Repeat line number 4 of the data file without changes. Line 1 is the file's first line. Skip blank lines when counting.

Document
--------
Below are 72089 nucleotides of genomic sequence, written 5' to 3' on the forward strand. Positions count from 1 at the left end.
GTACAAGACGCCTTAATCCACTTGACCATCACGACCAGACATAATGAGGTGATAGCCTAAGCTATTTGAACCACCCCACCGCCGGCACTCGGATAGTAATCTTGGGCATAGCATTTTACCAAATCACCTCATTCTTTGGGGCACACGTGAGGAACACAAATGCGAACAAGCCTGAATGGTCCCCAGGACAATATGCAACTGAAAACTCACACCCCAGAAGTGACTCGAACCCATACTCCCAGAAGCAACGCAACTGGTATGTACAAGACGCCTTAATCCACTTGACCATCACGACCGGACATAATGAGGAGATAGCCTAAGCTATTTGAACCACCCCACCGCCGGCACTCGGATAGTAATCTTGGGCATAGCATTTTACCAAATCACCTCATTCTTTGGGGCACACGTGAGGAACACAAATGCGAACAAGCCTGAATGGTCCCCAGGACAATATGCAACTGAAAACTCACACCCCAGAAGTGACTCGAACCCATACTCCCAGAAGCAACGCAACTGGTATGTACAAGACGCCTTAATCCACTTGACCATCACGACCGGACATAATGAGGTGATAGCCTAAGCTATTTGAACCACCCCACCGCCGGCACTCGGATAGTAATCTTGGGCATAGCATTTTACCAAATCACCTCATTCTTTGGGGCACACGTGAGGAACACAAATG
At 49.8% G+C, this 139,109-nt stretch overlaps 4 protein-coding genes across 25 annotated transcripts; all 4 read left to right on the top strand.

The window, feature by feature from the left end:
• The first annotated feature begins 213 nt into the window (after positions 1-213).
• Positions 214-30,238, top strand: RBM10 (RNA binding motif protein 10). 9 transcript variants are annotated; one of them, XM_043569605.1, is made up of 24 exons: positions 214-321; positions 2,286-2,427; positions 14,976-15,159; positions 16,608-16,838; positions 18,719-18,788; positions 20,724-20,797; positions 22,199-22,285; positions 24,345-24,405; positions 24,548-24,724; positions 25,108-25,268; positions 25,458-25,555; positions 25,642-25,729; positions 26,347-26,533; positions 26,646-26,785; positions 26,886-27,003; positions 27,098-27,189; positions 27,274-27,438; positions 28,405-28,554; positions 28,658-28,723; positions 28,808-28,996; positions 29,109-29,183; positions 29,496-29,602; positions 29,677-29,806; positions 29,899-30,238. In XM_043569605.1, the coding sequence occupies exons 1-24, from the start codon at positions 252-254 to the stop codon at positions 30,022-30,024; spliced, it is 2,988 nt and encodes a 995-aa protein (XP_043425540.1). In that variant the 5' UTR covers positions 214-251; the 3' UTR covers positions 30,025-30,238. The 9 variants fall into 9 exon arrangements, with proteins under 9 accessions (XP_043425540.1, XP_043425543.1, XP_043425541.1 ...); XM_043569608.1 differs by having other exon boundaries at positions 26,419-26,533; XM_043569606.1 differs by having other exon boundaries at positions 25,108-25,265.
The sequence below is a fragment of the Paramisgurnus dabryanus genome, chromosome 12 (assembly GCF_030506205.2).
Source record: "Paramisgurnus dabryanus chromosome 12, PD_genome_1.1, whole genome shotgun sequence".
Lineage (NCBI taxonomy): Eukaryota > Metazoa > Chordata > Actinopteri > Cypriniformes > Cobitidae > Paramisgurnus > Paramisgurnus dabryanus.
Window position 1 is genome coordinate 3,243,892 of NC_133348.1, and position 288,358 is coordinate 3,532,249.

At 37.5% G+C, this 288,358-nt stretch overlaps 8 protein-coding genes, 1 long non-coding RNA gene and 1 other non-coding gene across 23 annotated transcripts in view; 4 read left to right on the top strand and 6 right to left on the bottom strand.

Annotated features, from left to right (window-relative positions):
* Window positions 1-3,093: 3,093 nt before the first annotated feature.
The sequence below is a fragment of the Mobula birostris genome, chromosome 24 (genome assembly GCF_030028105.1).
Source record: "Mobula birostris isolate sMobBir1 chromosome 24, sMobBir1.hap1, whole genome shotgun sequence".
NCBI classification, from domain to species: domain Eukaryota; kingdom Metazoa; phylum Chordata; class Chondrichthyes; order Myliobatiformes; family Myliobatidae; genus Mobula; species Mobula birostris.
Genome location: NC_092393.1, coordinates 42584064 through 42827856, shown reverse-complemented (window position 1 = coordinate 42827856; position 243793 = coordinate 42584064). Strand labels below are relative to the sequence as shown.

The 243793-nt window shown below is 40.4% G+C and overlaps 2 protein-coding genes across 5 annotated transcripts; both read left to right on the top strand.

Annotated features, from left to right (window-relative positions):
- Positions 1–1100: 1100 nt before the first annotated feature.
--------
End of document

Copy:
The window, feature by feature from the left end: